The divorce of high profile figures within a company can also have a detrimental effect of the company’s worth too. Bezos retained 75% of his shares in Amazon (59.1 million shares), still making him the wealthiest man in the world, whilst his wife retains 25%. Crucially, MacKenzie relinquished all her voting rights to her ex, so he still has control over the company. Perhaps it’s this openness that has seen Amazon’s shares rise 20% this year, rather than dip as some expected.

 

Defining your assets prior to divorce

So, what is the process of sorting and defining your financial assets? If you have a pre-nuptial agreement that lays out the basics, this is a very good place to start. It enables both parties to say “I came to this marriage with £xm”.

In a pre-nuptial agreement, there is usually agreement reached over how these and subsequent assets are to be allocated in the event of a couple separating. (If you’re not married, a cohabitation agreement can achieve the same.) Whilst a pre-nup is not currently legally binding in the UK courts, it is a significant factor the court will take into account.

 

What’s included in full financial disclosure

Financial settlements rely on complete and full disclosure by both parties of all monies and assets, including:

  • Cash in current accounts
  • Property, whether owned individually or jointly
  • Businesses owned
  • Savings
  • Investments
  • Pensions -workplace, state and private
  • Company shares
  • Personal assets such as jewellery, art, cars, etc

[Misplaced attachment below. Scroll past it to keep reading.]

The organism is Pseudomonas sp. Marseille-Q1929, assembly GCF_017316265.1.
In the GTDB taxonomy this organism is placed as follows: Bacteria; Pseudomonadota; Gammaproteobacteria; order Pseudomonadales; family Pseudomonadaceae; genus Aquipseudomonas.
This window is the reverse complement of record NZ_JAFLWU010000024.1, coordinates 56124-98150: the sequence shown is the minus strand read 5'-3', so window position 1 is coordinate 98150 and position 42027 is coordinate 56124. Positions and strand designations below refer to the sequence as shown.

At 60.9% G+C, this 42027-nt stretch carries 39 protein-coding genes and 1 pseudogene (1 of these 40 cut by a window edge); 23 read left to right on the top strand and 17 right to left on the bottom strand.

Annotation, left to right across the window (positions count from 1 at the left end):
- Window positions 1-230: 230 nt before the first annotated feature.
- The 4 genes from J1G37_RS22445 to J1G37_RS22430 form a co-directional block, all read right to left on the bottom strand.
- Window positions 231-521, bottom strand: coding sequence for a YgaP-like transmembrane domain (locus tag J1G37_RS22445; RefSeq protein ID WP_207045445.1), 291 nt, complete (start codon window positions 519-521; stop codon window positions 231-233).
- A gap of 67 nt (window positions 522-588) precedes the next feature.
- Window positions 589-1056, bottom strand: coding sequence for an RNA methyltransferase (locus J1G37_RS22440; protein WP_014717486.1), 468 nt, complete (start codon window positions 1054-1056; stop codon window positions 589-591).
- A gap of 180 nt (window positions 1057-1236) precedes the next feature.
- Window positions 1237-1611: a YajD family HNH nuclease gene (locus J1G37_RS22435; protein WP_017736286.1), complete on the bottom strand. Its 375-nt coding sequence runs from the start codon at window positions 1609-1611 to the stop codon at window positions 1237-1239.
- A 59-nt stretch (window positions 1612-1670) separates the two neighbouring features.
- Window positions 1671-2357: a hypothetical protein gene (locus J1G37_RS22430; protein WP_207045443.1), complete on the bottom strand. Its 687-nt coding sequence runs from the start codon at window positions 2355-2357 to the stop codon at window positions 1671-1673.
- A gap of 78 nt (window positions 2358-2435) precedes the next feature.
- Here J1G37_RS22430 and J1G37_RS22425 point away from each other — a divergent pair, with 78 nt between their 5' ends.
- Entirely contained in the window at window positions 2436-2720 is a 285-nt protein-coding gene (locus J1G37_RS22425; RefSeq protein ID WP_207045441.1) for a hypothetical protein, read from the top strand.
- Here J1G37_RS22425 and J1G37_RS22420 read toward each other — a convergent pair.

If you consider that your partner has not disclosed all their assets, whether intentionally or not, we will investigate further. If disclosure is not forthcoming, we can go to court to obtain orders to force disclosure. The court has the power to order your ex to fully disclose their assets. If you later discover assets that were not revealed at the time of the Consent Order, it can be expensive and difficult to go back to the court later and ask for more money.

Remember, disclosure works both ways. You may consider that you already know what your spouse owns (or not), or consider that parts of your financial affairs are simply none of their concern. As above, non or partial disclosure could result in legal action from your spouse.

 

Getting your financial agreement sorted

The good news is you can agree a financial divorce settlement without going to court. AT LGFL, this is the route we always advise. You can use mediation to come to an amicable and mutually agreeable solution that is tailor-made for you, your family and your situation.

With our help as experienced family lawyers, a legally binding agreement known as a Consent Order can be drawn up that works for both of you. This method keeps your divorce financial details out of the public domain (and hopefully, the press too). You can also include non-disclosure clauses.

If you can’t agree, then the process will have at least provided considerable information for any subsequent court hearing and ruling. It is a condition that you will have at least met together to consider mediation before you go to court (unless you are separating from an abusive partner).

At LGFL, we relish high worth divorce cases, applying our considerable expertise and experience to sort through any complex maze of financial arrangements and structures. Call us to discuss your situation in complete confidence either in person or via Skype if you are living or working abroad.